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-ion tana Historical Societjr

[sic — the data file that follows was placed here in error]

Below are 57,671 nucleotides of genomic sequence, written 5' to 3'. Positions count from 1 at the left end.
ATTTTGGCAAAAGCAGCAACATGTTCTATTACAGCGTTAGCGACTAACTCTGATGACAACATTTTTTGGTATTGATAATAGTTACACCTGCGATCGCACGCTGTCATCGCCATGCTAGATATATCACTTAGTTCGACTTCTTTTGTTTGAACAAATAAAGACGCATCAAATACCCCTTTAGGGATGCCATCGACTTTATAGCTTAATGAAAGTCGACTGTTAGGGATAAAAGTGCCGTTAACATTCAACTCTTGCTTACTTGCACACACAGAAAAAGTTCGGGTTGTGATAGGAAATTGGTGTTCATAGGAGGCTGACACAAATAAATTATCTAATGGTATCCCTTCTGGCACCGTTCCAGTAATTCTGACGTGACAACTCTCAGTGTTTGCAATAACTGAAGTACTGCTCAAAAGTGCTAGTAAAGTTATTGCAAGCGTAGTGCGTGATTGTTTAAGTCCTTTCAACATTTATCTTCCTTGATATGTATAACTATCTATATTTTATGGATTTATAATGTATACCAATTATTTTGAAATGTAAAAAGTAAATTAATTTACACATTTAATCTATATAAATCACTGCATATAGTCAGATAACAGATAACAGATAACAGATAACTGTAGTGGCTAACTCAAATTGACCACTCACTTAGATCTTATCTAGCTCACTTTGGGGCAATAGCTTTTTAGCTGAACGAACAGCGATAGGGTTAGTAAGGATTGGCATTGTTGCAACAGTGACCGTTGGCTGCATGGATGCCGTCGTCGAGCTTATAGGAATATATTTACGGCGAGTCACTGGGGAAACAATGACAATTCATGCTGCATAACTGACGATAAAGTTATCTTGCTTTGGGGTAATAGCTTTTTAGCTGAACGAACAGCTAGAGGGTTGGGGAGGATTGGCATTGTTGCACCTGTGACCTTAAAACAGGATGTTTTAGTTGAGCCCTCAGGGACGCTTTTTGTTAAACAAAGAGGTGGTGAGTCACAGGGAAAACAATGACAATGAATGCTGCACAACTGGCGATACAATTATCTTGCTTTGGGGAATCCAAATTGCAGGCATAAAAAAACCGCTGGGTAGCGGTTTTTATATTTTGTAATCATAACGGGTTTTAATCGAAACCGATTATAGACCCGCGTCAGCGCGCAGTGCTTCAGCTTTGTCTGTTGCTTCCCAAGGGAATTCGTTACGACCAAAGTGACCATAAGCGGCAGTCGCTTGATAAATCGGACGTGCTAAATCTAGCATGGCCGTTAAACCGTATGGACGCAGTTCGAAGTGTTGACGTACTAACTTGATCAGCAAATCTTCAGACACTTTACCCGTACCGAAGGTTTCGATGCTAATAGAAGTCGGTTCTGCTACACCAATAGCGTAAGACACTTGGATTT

iuutjplott é T N O. 44, VOL. 4. LIVINGSTON. MONTANA. SATURDAY, APRIL 2,1887. PRICE 10 CENTS sEfainpto» Chrtwpvfe». LIVINGSTON, geo. h. weight, MONTANA. Publish*! 1 . 'ATl'RDAY, APRIL 2, 1887. on' B«i METl' \-pnr ----- 'nuitlu* Thr<* HATES—PAYABLE IS ADVANCE. .............................$3 50 ............................. 2 00 ............................. 1 25 ............................. 10 Henderson is authorized to re pt for subscriptions to the Weekly at Mammoth Hot Springe. nth«.. -.pie*... \fist Jennie A t - e jir and red Ektebphi** ___ Ty^I«S .7' LIA WETZSTEIN, Teach eu op the Piano Fokte System u per 'oneenator/of Music, Stuttgart,Germany. ry-Heginnere and Advanced Scholars Taught. ;0 H1 A. «-AVALE, JOHN II ELDER, S avage & ELDER, Lawyers and Notaries Piblh . gAVAGK. ELDER A THOMPSON, Générai, Inbcrancb Agents. Henresent standard companies having an aggre , lt ' t 0 f over $ 70 , 000.000 hre assets. LIVINGSTON. MONT. Her..' HitltT I). ALTON, M. D. s Northern Pacific R. K. Co. PERKY, PHYSICAN \NR SURGEON. LIVINGSTOS, Offi K £ D." brick building east side . CAMPBELL, M. D. MONTANA, lower Eain St. W." PHYSICIAN s AND SURGEON LI VING STUN, M ON TA N A. < mice in the rear D >f Dr. Kerb « Drug store, li. W. C. SEIILBREDE, DENTIST, has permanently located in Livingston First (■!,%«■ operations performed, and satisfaction ■Miaranteed. Offi' «■ in Krieger building, Main St. national M Bant OF LIVINGSTON. WM. R. STEBBINS, President. WM, M. WRIGHT, Vice Pres. A. L. LOVE, Cashier. H. L. BURTON. Asst.Cashier. BOARO OF DIRECTORS : \\ j; STEBBINS, W. M. WWIGHT, 11. li. Mt NO, GEO. T. CHAMBERS, K. GOUGHNOUR. C. S. HEFFKRLIN, A. L. LOVE JENE RAL BANKING BUSINESS TRANSACTED. Exchange ou all the principal cities of the United States and Europe. Interest Allowed on TIME DEPOSITS. Collections Promptly Attended to. _—-- - LOWER MAIN STREET FEED CORRAL, BILLY MILES & BRO. PROPRIETORS. BALED HAY, CHOP FEED, WHEAT and OATS for sale by the pound or in CAR LOTS. Best of care given to all Stock placed in my :are. Prices Reasonable to Pleasant Valley Hotel! YELLOWSTONE PARK, J. F. YANCEY, Proprietor. Special Attention Given to the Ac commodation of Tourist Travel. Ray, Grain and Goof Stalling (or Horses. JAS. A. CLARK, Proprietor of the Feed and Sale Stables. Hack« and Carriages With or With out Drivers. s »l<* Horses, Pack Horses, Guides and Camping * 11 bits famished when desired. Also operate the Coolie staue and Express Une. Parties wishing to make a tour of the Park com fcrtHMv, will do well to rail at the office of the n oite Barn, Mammoth Hot Springs, Wyoming. R. O. GRIFFITH. BUCKSM1THING AND WACON MAKING. AH kind» of repairing done neatly and promptly to order. Special attention given to Horseshoeing anil Making Stock Brands. b <Ip, Lower Main Street, near Billy Miles & Bro. ELITE SALOON! Helerlin Block, Maia St., S* M. MOORE, Proprietor. THE BEST WINES, LIQUORS AND CIGARS Constantly in Stock. MILWAUKEE KEG BEER ALWAYS C*T TAP. The and J. If a 1 . 50 00 25 10 re NORTHERN PACIFIC *1 nAit,noA T» AIIjROAD The direct line between SAINT PAUL, MINNEAPOLIS, Or DULUTH, And all points in Minnesota, Dakota, Montana, Idaho, Washington Territory, OREGON, British Columbia, Puget Sound ami ALASKA, Express Trains Daily, to which are attached PULLMAN PALACE SLEEPERS ELEGANT DINING CARS. NO CHANGE of OARS BETWEEN ST. PAUL and PORTLAND On any class of Tickets, EMIGRANT SLEEPERS FREE. The only all rail line to the VELLOVVSTON E PARK ! Full information in regard to the Northern Pa cific lines can be obtained free bv addressiu< r CHAS. S. FEE, General Passenger Agent. St. Paul, Mini Minneapolis & St. Louis RAIL. W A V AND THE FAMOUS ALBERT LEA ROUTE. Two Through Trains Daily From St. Paul and Minneapolis to CHICAGO Without Change, connecting with the Fast Trains of all lines for the 8»* EAST AND SOUTHEAST The direct and only line running Through Cars between St. Paul, Minneapolis and DES MOHNES, IOWA, via Albert Lea and Fort Dodge. Also Line'' to Watertown, D. T. 'Short SOLID THROUGH TRAINS BETWEEN ST. LOUIS MINNEAPOLIS, ST. PAUL and the Principal Cities of the Mississippi Val ley, connecting in Union Depot for all points south and southwest. MANY HOURS SAVED aad tu « ONLY LINE runnin: KANSAS CITY, TWO TRAINS DAILY to LEAVENWORTH and ATCHISON, making connections with the Union Pacific and Atchison, Topeka A Sante Fe R'ys. £^"Close connections made with all trains of the St. Paul, Minneapolis & Manitoba; Northern Pacific; St. Paul and Duluth Railways, from and to all points NOR HI and NORTHWEST. PttUmUTOFP The Trains of the Minneapolis A IHillllllUDllil St. Louis Railway are composed of comfortable day coaches, magnificent Pullman our justly célébra ted PALÄCE DINING CARS 150 LBS. OF BAGGAGE CHECKED FREE. Fare always as Low as the Lowest' For Time Tables, Through Tickets, etc., call npon the near est Ticket Agent or write to S. F. BOYD, Gen'l Tkt. & Paes. Agt., Minneapalie, Minn Minnesota & Northwestern R. R. Co. Chicago & St. Louis Short Line. MINNEAPOLIS Jti& 8T. PAUL Jmnnesota * Northwestern Ran Red A Her.tran Kenyon r Dodge C. Railroad, O * Austin [Lyle o Connections. 4* Ilona V. J'- »SN :;w Str.ff Cen. GriBnrllU % o\ des ioisö] Centre V. <S> Waterloo ^ ^^Indepcnd 1 »rapton UlarshalTCa I- town ~ j^Montcfuma skaiooer Hedrick J ubuque EVicêpô' •o orreston Oregon ^ I Roche"® Brig Keithshurg V Glenwood % PEORIA Kirksviue V P Macon C. Il EBraKgton Njk » ~ KANSAS >. CITY% T.LOUIS Mec. r-RESS, ST. paue I The onlvline in the Northwest running Pullman's ELEGANT BUFFET SLEEPERS and com bination SLEEPING and CHAIR CARS. Popular Route to Chicago and the Cast. Short Line to St. Louis, Kansas City, St. Joseph, Atchison, Leavenworth, Galveston, San Frahcisco and all California points, New Orleans and Florida J. A. MacGREGOR. J. A. HANLEY, Trav. Ft. and Pass. Act. Traffic Manager, St. Paul, Minn. to to The BUYERS' GUIDE b leaned Sept, end Karthi itackyear. W 313 pages, 8%xll% Inches, with over 3,500 Ulmetrationa — a Whole Picture Gallery. GITES 'Wholesale Prices direct to consumers on all goods for personal or fhmily use. TeUs how to order, and gives exact cost off crerjr «Mn» won use, eat, drink, wear, or have tan with. Theae INVALUABLE n fEOfra contain information gleaned from tke markets of t he world. We wUl mail a copy FREE to ay ad* dim upon receipt off 10 et», to defray expense off mailing. Let ua hear tom you. Respectfully, MONTGOMERY WARD & CO. 997 dc 289 Wabuah Arcane, Chicago, Ilk THE OASIS! LISK & ENNIS, Props. Having just completed our new building on Main Street, and furnished the same with every thing appertaining to a first class bar, we are prepared to greet all our old friends and is many new ones as will favor us with a call. The Best Brands off Wines, LiQuoi» and Cigars Constantly on hand. If a nc jffrBBUT, UVJWifWÏ/ I 1 of our S in to this this said and er per and 1 ) of our I take animal awav. L ITHOGRAPH pictures of Livingston for sale at this office at 25cents each: put up in rollers and mailed to any address for 50 cents each. Enterprise, Livingston. E STRAY NOTICE. —About November 1st, 1886, came into my inclosure, 1 YVhite and Roan Cow with dark neck and large horns, blotch brand on both hips : tips off of both ears. Owner is requested to prove property, pay charges and -------- ' JOHN MORTIMER. K OF P.— Meets every Friday evening in • Thompson's Hall. A cordial invitation is ex tended to visiting brothers. „ A. R. JOY, C. C. L. H. TALCOTT, K. of R. and S. Yellowstone Lodge No. 10, Livingston, M. T. R egular convocation of Livingston Chapter, No. 7, Royal Arch Masons, every Thursday evening. AllR.A. M.in good stand ing are invited. __W. C. FOWLER, n. P. T HE THOROUGHBRED imported Hol stein-Freisian Bull, Cesar, will 7>e at Mission creek from this time for the accommodation of parties desiring to improve their stock. Forfur ther particulars enquire of J. C. Beatv, or Work <fc Lock. I j^OR SALE—saw Mill, Shingle and Feed Mill, together with water rights on one of the beet mill sites in Eastern Montana. Also 150,000 feet of logs, all easy of access. Price, $2,000. Terms cash, or its equivalent. For further particulars inquire at this office or address A. P. Davis, Chico, Montana. CASTRA Y NOTICE.— Broke into the inclosure JlJ of the undesigned, the latter part of Nov ember, a light colored cow branded \ on left hip. Ear mark — under hit in left ear and forked split under part right ear. Owner is requested to "rove property, pay charges and take animal away. JOHN MORTIMER. N OTICE OF DISSOLUTION.— Notice is hereby given that the copartnership hereto fore existing between Sam. M. Moore and Carl Miller, doing business under the firm name and style of Miller & Moore, is this 14th day of Feb ruary, 1887, dissolved by mutual consent. S. M. Moore will continue the business. ____ 8. M. MOORE. ]\TOTICE FOR PUBLICATION. —Land of jLW lice at Bozeman, M. T , March 5th, 1887. Notice is hereby given that the following-named settler has filed notice of nis intention to make final proof in support of his claim, and that said proof will be made before the Register and Re ceiver at Bozeman, M. T., on April 23d, 1887, viz: H. E. No. 680 of William Baker, of Livingston, M T., for the SE U of SE U, W y t of SE Ù, NE 'i of SW kj Section 22, Tp. 1 S., R. 10 East. He names the following witnesses to prove his continuous residence upon, and cultivation of, said land, viz: George Berreuger and Edward C Alderson, of Bozeman, M. T. ; Walter V. Grannis, of Livingston : Edward Miller of Bozeman. ... GEO. W. MONROE, Register. First published March 12th. N otice for publication. -Land office at Bozeman, M. T. March 21st, 1887. Notice is hereby given that the following-named settler has tiled notice of his intention to make final proof in support of his claim, and that said proof will be made before Register and Receiver at Bozeman, M . T., on M ay 2nd, 1887, viz : II, E. No. 850 of Atred B Hicks of Livingston, for the M b; NW kl Sec. 32: 8 K SW >* Sec. 29, Tp. 1 8. 11 R. E, ' He names the following witnesses to prove his continuous residence upon, and cultivation of said land, viz: Otto Anderson, Alexander H. Dclone, oth of Livingston, M. T., Benjamin V. Clark, Charles P. Blakely, both of Bozeman,M.T. GEO. W. MONROE, Register. 1 First pub. March, 26th.j N otice of forfeiture.— Cooke, Gai latin Co. Montana, March 4th, 1887. To Frank Stone, Sam i Morse, 1). McCormick - You are hereliy notified that 1 have expended one hundred dollars in labor and improvements on the "Maggie" quartz lode mining claim in 1886. said claim being situated in the Stillwater country about two miles north of Sheep mountain in the New World Mining District, Gallatin Co. Territory of Montana, in order to hold said pre mises under the provisions of section 2324 of the revised statutes of the United States, it being the amount required to hold the same for the vear ending December 31, 1886. Said labor and im provements being recorded in the district r cord er 's office in Cooke, and if within ninety days after the publication of this notice you fail or refuse to contribute y*ur proportion of such ex penditures as co owner, your interest in said claim will become the property of the subscriber under said section 2324. C. M. BERRICK. Settlement to be made at Judge Potter's office Cooke, M. T. [First pub. March 12th.J N otice of forfeiture. -Cooke, Gai latin county, M. T., January 2nd. 1887. To John T. Brotheis: You are hereby notified that I have expended one hundred dollars in labor and improvements upon the Wonderer quartz lode mining claim in 1885 and the same amount in 1886, the said claim being situated on the westerly slope of Sheep Mountain, in the New World Mining district, Gallatin county, Terri tory of Montana, in order to hold said premises ander the provisions of section 2324 of the re vised statutes of the United States, it being the amount required to hold the Bame for the years ending December 31st, 1885, and December 31st, 1886. Said labor and improvements being re corded in the District Recorder's office, in Cooke, and if within ninety days after the publication of this notice you fail or refuse to contribute your proportion of such expenditures, as co-owner, and pay for this publication, your interest in sail, claim will become the property of the subscriber under said section 2324 J. H. BROWN. Settlement to be made at this office. First published Jan. 8, 1887. S ummons First Judicial District -In the District Court, of the of the Territory of Montana in and for the county of Gallatin. Homer L. Collins, plaintiff, against Jane E. Col lins, defendant. Action brought in the District Court of the First Judicial District of the Territory of Mon tana, in and for the county of Gallatin, and the complaint filed in said county of Gallatin, in the office of the Clerk of said District Court. The people of the Territory of Montana, send greeting to Jane E. Collins, the above named defendant • You are hereby required to appear in an action brought against you by the above named plaintiff in the District Court of the First Judicial District of the Territory of Montana, in and for the said county of Gallatin, and to answer the complaint filed therein, within ten days i exclusive of the days of service) after the service on you of this summons—if served within this county; or If served out of this county, bn* in this district, then within twenty days ; otherwise within forty days—or judgement by default will be taken against you, according to the prayer of said com plaint. The said action is brought to dissolve the bonds of matrimony existing be tween plaintiff an.i defendant andlor such other and farther relief as the court mav deem just, as will more fully appear by reference to the complaint on file herein. And yon are hereby notified that if you fail to appear and answer the said complaint, as above plaintiff will apply to the court for the relief demanded in the complaiut. Given under my hand and the Seal of I .c» ' the District Court of the First Judi 1 SEAL ( dal District of the Territory of Montana, in and for the said county of Gallatin, this 25th day of March in the year o'f our Lord, one thousand eight hundred and eighty seven. R. H. NORTON, Clerk. By R. H. CRAWFORD, Deputy Clerk. Savage & Elder. Attorneys fot Plaintiff. [F'irst pub. April, 2nd.J S UMMONS.—In the District Court of the First Judicial District of the Territory of Montana in anu for the county of Gallatin. Carver Mer cantile Company, plaintiff, against T. R. Mallon, Hiram Backus and Spencer Jarrett, defendants. Action brought in the District Court of the First Judicial Diîtrict of the Territory of Mon tana, in and for the county of Gallatin, and the complaint filed in said county of Gallatin, in the office of the Clerk of said District Court. The ueople ol the Territory of Montana, send greeting to Hiram Backus, one of the above named defendants : You are her by required to appear in an action brought against you by the above-named nlaintiff in the District Court of the First Judicial District of the Territory of Mon tana, in and for the said county of Gallatin, and to answer the complaint filed therein, within ten days (exclusiv** of the day of service) after the service on you of this summons—if served within this county ; or if served out of this county, bnt in this district, then within twenty days: otherwise within forty days—or judgment by default will be taken against von, according to the prayer of said complaint. The said action is brought to recover the sum of $206.18 for goods, wares and merchandise sold and delivered to said defendants by Geo. H. Carv er & Co. during the years 1883, 1884 and 1885, to gether with interest at the rate of 10 per cent, per annum from the 4th day of July, 1885, and for costs in this action, as will more fully appear by reference to the complaint on file herein. And you are hereby notified that if you fail to appear and answer said complaint, as above re quired, the said plaintiff will take judgment against you for $206.18, with interest as aforesaid and costs of suit. Given under my hand and the seal of 1 __ _ I the District Court of the First Ju ) BfcAI " \ dicial District of the Territory of —~ Montana, in and for the said county of Gallatin, this 2d day of March, in the year of our Lord one thousand eight hundred and èightv seven. R II. NORTON, Clerk.' by R. li- CRAWFORD, Deputy Clerk. eye forPUiutiS. of out set the the it a of nary New of club says were on can the that tlie burg, lars, whom has talists fate. ening do nish board for UêIÜ for in NEWS OF THE WEEK 1st, and and in ex of is John G. Saxe, the poet, died at Albany, New York, March 31st. The Sanderson steel works of Syracuse, New York, burned last Monday, The estimated damage to the city of Mandan, occasioned by the recent flood, is |18,000. An electrically lighted train, the first in the United States, was run between Boston and New York Wednesday night. Paul E. Tulane, philanthropist and founder of the Tulane university at New Orleans, died last Monday, at the age of 81. Eighty-five persons lost their lives by an explosion in a colliery at Sydney on the 26th ult. Their bodies have been recovered. Little Eddie Annis, of Fargo, aged 14, accidentally shot his sister, aged 10 years, with a 22-calibre pistol, the ball entering the left side of her head. James Lee, of Eureka, Nev., fatally 1 shot his wife five times last Friday, be cause she had made application for a divorce. Lee was arrested and jailed. Authentic information has been received from St. Petersburg that freslf attempts were made upon the czar's life at Gats cliina palace Wednesday. The czar was not injured. The president has signed the commis sions of the inter-state commerce commis sioners. but they will be held at the white house and delivered to the new appointees upon their arrival. Twenty-five thousand dollars worth of gamblers' utensils were burned at the police headquarters in New York recent ly that had been captured during raids of gambling houses in the past two years. Mrs. Joseph Mattson murdered her lit tle girl one year old by severing her jugu lar vein with a pair of sheep shears, and took her own life in the same manner at New York Mill, Minn. There is no so lution to the mystery. Brig. Gen. Wilcox, commanding the department of the Missouri, will be placed on the retired list April 16th. The proba bilities are that Col. Wesley Merritt, su perintendent of Hie military academy, will succeed Gen. Wilcox. The large shoe manufacturing establish ment of Pingree & Smith, of Detroit, was totally destroyed by fire Wednesday night. The loss is estimated at $325,000. Seven hundred and twenty-five employes are thrown out of employment. Trotter, the colored gentleman who was recently appointed register of deeds for the District of Columbia by the president, and whom the senate was not inclined to confirm for a time, is reported danger ously ill in Washington. His recovery is said to be doubtful. James Hogan, of New York, a driver of an ice wagon, nearly killed his wife with a hatchet and then threw himself out of a three-story window, dying in stantly. The couple had lost their sixth child, and both were regarded as partially insane in consequence. Not long since at Hsia Shib Chen, China, twenty miles northwest of Hangc bowo, over 300 tramps appeared at the village and greatly irritated the inhabi tants. The villagei'3 inveigled the whole body into a temple, and during the night set fire to it. Only forty occupants of the building escaped. Last Friday night Dora Bennett, young married woman who lives with her father near Columbiana, Ohio, was ab ducted by three men. She had gone into the yard after dark for some reason, where, it is said, she was overpowered, placed in a buggy and taken away. She was shorn of her hair, disrobed, and then released. The president has appointed Oscar S. Straus, New York, to be envoy extraordi nary and minister plenipotentiary of the United States to Turkey, vice S. S. Cox, resigned. Oscar S. Straus, the newly ap pointed minister to Turkey, is a prominent New York importer. He was president of the Cleveland-Hendricks business men's club of 1884. A special from Rio Grande City, Texas, says : Corporal Boyer and another soldier were approached by four Mexicans on the government reservation of Fort Ringgold on the evening of the 26th. One Mexi can opened fire, shooting Boyer through the heart. The other soldier hastily re treated. Three Mexicans were arrested that night on suspicion. The surviving soldier declares himself able to identity tlie assassins. A wholesale merchant of St. Peters burg, reported to be worth a million dol lars, has been shot and killed by a man to whom he refused to give 80,000 rubles towards the nihilist fund. The murderer has been arrested. Other Russian capi talists are fearful of suffering a similar fate. They are receiving letters threat ening them with immediate death, if they do noi comply with the demands to fur nish money for the common cause. It is announced that the meeting of the board of managers of the National Home for disabled volunteer soldiers will be is of of be of ot of of her still he iron then is one, The for two, new and is now for the isgn UêIÜ in Kfcw York city on April 19 th order all after land is case The the ney board new New will pfiin of 1 next to discuss the question of the location of a brandi of the home authorized by the last congress, to be established and main tained at some point west of the Rocky mountains. It seems to be practically settled that the branch will be located in California, either near Los Angeles or in the Napa valley, north of San Francisco. Three masked men fired from amhush upon Bud Turner and William Lazarus, of Wichita, Texas, Wednesday night as they were returning from a visit to Turner's ranch, a mile from Seymour. Turner was almost instantly killed. Both the horses were fatally wounded and the buggy was badly shattered, but Lazarus was unhurt. No clue as to who were the assassins. In the dining room of the Palmer House, Chicago, last Friday, was enacted a small tragedy which excited consider able confusion. A discharged waiter (colored) entered the room and approach ed C. F. Jordan, the head waiter with whom lie remonstrated at his summary discharge. Almost without warning the ex-flunkey drew a pistol and shot Jordan in the head, and in the excitement which prevailed made his escape. Two 16-vear-old boys of Davidson, D. T., sons of Postmaster Davidson and a farmer named Rogers, went to Blunt mounted on fleet-footed horses and armed with revolver, shotgun and "Winchester. They started east on a mission of terror and death, jumped their board bills and threatened to shoot anyone who tried to compel them to pay. One was captured by the Hand county sheriff and is in the Miller jail. The other is still at large. Cause—dime novels. The Merchants hotel of St. Paul has been sold by Colonel Allen to E. R. Welz, proprietor of the Clarendon, for seven years. The terms of sale are private. Welz secures a lease of the building for five years with the privilege of renewal. He purchases the entire furniture and fix tures and will assume the management April 1st. For fourteen years Col. Allen has conducted the Merchants. The hotel is the oldest in the city, being established thirty-nine years ago by J. W. Bass. Governor Marmaduke, of Missouri, has signed the bill passed at the recent session of the legislature which repeals the law of 1857, that permitted wine and beer to be sold in St. Louis on Sunday. This brings St. Louis under what is known as the Downing law, which embraces all the provisions of a strict Sunday law, and not only closes all the saloons and beer gardens, but rigidly enforced will stop the running of street railroads and the publication of newspapers and all manual labor. William Murray, a deputy United States Marshal of Pocatello, Idaho, mar ried a beatiful and attractive young girl & of is is an in in ing the we ot 17 years, a short time ago, and subse- : quently moved to Shoshone. Wednesday of last week he became insanely jealous of her and putting a pistol to her mouth fired, the ball comiug out of the back of her head. He fled but was pursued and captured, and narrowly escaped being summarily executed. Mrs. Murrry was still alive at last accounts, but it is thought she cannot recover. Adolph A. Albrecht, druggist, was en gaged in a game of faro in a gambling house ruu by Edward Flannagan and David Lanahan at Boston. Albrecht says he detected Lannahan in an attempt to cheat him and remonstrated with Lana ban; that the latter attacked him with an iron bar, when he (Albrecht), in self defense, shot Lanahan through the head, killing him instantly; that Flannagan then attacked him and he fired two shots more, one of which entered Flannagan's breast and the other his head. Albrecht is highly educated and is said to have wealthy relatives in the west. The postofticc department officials are having prepared a series of new designs of embossed stamps for stampeel envelopes of one, two, four and five-cent denominations. The head of Franklin has been selected for the one-cent stamp and the heads of Washington, Jackson and Grant for the two, four and five-cent denominations, re spectively. The general design of the new series is uniform—on the upper side and following the oval shape of the stamp is the legend, "United States Postage," instead of "U. S. Postage," as on the stamp now in use. This new series will be ready for issue about May first. The border of the one-cent adhesive stamp has been slightly modified to conform to the de isgn of the two-cent stamp. Commissioner Sparks has issued an order creating a contest board, to which all contest cases now pending or here after arising in pre-emption or public land decisions shall be referred for ex amination and decision. After action is taken by this board upon a contest case it will go to the board of review'. The court is to consist of five members selected from the several divisions of the general land office. Secretarj'iWhit ney has approved of the report. The board appointed to select sites for two new dry docks authorized by the last congress. The docks will be located at New Y'ork and Norfolk navy yards and will be built by contract on the general pfiin of'tfae Siups&ai dry dt&ks. who over is land are mit by the Bear same rock tract low this new tail less No will in been in with The grasp found ed the in in of MONTANA NEWS. Several horses were stolen from the Medicine Hat stock company last week. The crack shots of Butte have organ ized a rifle club. It begins with a mem bership of fifteen. A large barn and residence belonging to E. Butler were burned in Glendive last week, entailing a loss of $2,000. Towner Savage, a Custer county ranch man, has struck a good flow of water in his artesian well at a deptli of 515 feet. Charles Volk, driver of the Helena brewery team, was fatally injured by the team running away with him on Monday last. J. E. Cole, a prominent citizen of Hele na, in hurrying to a fire in that place, was stricken with heart disease and died on the way. It is reported that Crow Agent William son will not allow cattlemen to go on the reservation to skin such animals as strayed over there to die. Frank Smith, of Butte, was fiued $25 and costs this week for carrying concealed weapons, the same being a razor without a handle. About twenty switchmen on the Utah & Northern at Pocatello struck work last Sunday on account of having to work over hours without extra pay. The close season for wild ducks and geese in Montana is between the 15th day of May and the 10th of August, and the fine for violation of the law on the subject is from $50 to $250. meeting of women ast Wednesday to candidates for the There was a mass held in Miles City place in nomination school board. Verily the ladies of Miles City are not a slow-going lot. The Missoula county commissioners last week cut down the salaries of the under sheriff and deputy sheriff $300 pe year, the deputy clerk $400, and the clerk of the probate court $400. Ther is quite a row about it. It is risky business lending money on some kinds of Custer county real estate One man invested in a mortgage on an island in the Yellowstone and last week an ice gorge scraped that island off even with the bottom of the river. Two horse thieves qamed James Walker and Jack Moore were arrested at Poney in Beaverhead county, last Saturday while in possession of a band of forty-three horses, bearing various brands and belong ing to different ranchmen in that vicinity H Millard has erected coking ovens at the Belt creek coal mines in Choteau county and finds that the coal makes ex cellent coke. This is the second instance we believe, where coal has been found in Montana that will make coke success Lilly. The three Cheyenne ludiuus who res cued from Deputy Hood, the young buck who broke into the Rosebud office were taken to Miles City last week and turned over to the proper authorities by Two Moons and Red Sleeves, of the Indian police force. Butte City is to hold an election on April 28th next, to determine whether its residents desire an extension of the cor porate limits of the city. The proposition is to enlaige the boundaries sufficiently to comprise about double the amount of land now embraced by them. Conrad Bros., of Marysville, are in financial straits and have assigned to the Kleinschmidt Commercial company of Helena. All Montana creditors are pre ferred, and it is believed that the assets are sufficient to pay all liabilities and per mit the firm to continue business. New Northwest: Pat Casey, a well known resident of Beartown, was struck by the locomotive of a freight train, on the N. P. R. R., between Drummond and Bear Mouth, last Sunday night, and quite seriously injured. He was taken on the same train to the Missoula hospital. Larson, Keefe & Kirkendall have been awarded the contract for grading, tunnels, rock work, bridges and trestles for the Helena & Butte division of the Montana Central. It is understood that the con tract price for doing the work is very low - . There were sixty-six bids in all for this work. Butte Miner: A curious feature of the new license law is that anyone can sell exactly one gallon of any kind of liquor without a license. The provision for re tail dealers is concerning those who sell less than one gallon; that for wholesale dealers those who sell over one gallon No liquors can be disposed of in the wholesaler's premises, so that sampling will have to be done on the sidewalk or in the alley. At least this is the way the County Treasurer interprets the law. The body of a man who had evidently been dead three months was discovered in a dug out near Helena on Monday, . J ! with his throat cut from ear to ear. The right hand of deceased held in its grasp a bloody knife, and it is believed lie ; committed suicide. On his person was | 0 1 til by found a $20 gold piece and an English sovereign, and an empty envelope address ed to Davjd Jelly, Ulet, Moottwa, and morning, when, the wind having abated, they were enabled to come to shon postmarked Big Timber, October 10th, i last. No one was able to identify him. Missoula Times: Henry Turner, John Dougherty and Frank Clark, three pris oners confined in the county jail, dug under the walls of their frail prison Sat urday night and made safe their escape. The first two named were for selling whiskey to Indians, and Clark for break ing into a box car at Thompson Falls. They had been in buta short time. Prospectors have located every inch of surface ground of the mountain through which will be bored the long tunnel of the Montana Central, with the hope that the tunnel—which costs them nothing will develop mineral veins of considera ble worth. The tunnel is to be construct ed in a mineral region, and it will not be surprising if a rich strike is made before it is completed. A representative of the Pittsburgh Chi cago iron workers, named J. E. Rhodes, refused to pay the commercial travelers' license for selling goods in Helena, and was arrested on complaint of the county attorney. Rhodes will contest the legali ty of the license law under the recent de cision of tlie United States supreme court. This is to form a test case as to the license upon commercial travelers, and its result will be awaited with great interest. New North-West: Mr. Nelson Ben nett, the energetic contractor in charge of the 9,850 foot tunnel on The Northern Pacific through the Cascade Mountains, was in town last Friday, visiting his brother and family, his own now being located at Tacoma, where lie tells of flow ers in bloom and other things new and strange to mountain-ears. He is work ing the tunnel from each end and lias the C ist approach in about 2,000 feet, timber ing as he goes, through basaltic rock. They are driving each header sever feet a day, and are proportionately ahead of time on the contract to complete the tun nel by May, 1888. Harding Hung. Thomas Harding was hanged at Dillon on Friday last for the crime of murder. His charge was tliat of having killed Geo. Ferguson, a stage driver, near Glendale on the 22d of last May. Ferguson was driving the stage between Melrose and Glendale on this date, and on the seat be side him sat Thomas *S. Merchant, a trav eling man. "When about half way between the two poiuts, and in the shade of even ing, a person armed with a shotgun step ped from behind a clump of willows by the roadside and gave the order to halt, and the command not being obeyed in a second, the robber tired and Ferguson fell forward into the boot of the jerkey with a charge of buck-shot in his head. Mer chant was not hit, and at the firing of the gun the horses started on a run anil did not stop until Glendale was reached. Merchant was positive lie would know the assassin should he see him again; and 0 i Harding's arrest, identified him at once. There was an accomplice and Michael Kennedy now lies in the Dillon jail charged with being an accessory of Hard ing, the principal testimony lie ing that of Ida Bates, a former mistress of Kennedy's and a beer jerker of Butte. Ever since Harding's arrest he professed innocence, and just before leaving his cell for the scaffold he said to his counsel: Mr. Duffy, I cau only say to you what 1 have said all along, that I am innocent, was not at the murder, and know nothing of it, nor of the person or persons con cerned in it. This is tlie truth. I will go before my God at 3 o'clock this after noon and with this claim upon uiy lips to the last—that I am innocent." He walked from his cell to the scaffold without exhibiting the slightest nervous ness, and bravely met his fate. Ilis last words were, "I forgive everybody." The scaffold used consisted ot two uprights surmounted by a cap, through which were two pulleys—a 270 pound weight was on one end of the rope, while Hard ing was hanged to the other with perfect success. His neck was broken anil lie died without a struggle. An Incident of the Missouri Flood. Bismarck Tribune: A terrible night was that of Wednesday to twelve men who were caught out in the Missouri in yawl during the wind-storm. Five men were at the oars, and among the passengers were: A. Pullman, conduc tor of the Northern Pacific, and IL M. Bolfman, C. H. .Schneider and J. II. Owen, of Heron Montana. The party had come safely from Rock Ilaven un til about three-quarters of the distance had been traveled, when the terrific wind-storm struck them and took the boat from their control. The yawl danced about in the water, and was sent spinning about like a top, until it was hurled into a thicket of willows, where the men were compelled to re mam all of the night. The night was cold and raw, and the ice floated freely. Thus, not knowing what moment they would be crushed by the ice or capsized by the wind, the terrified men were compelled to hold their boat in thirty feet of water until 7 o'clock the next They were benumbed by the cold and had suffered all the agonies of a sus penso of ten hours with death facing tbem continually.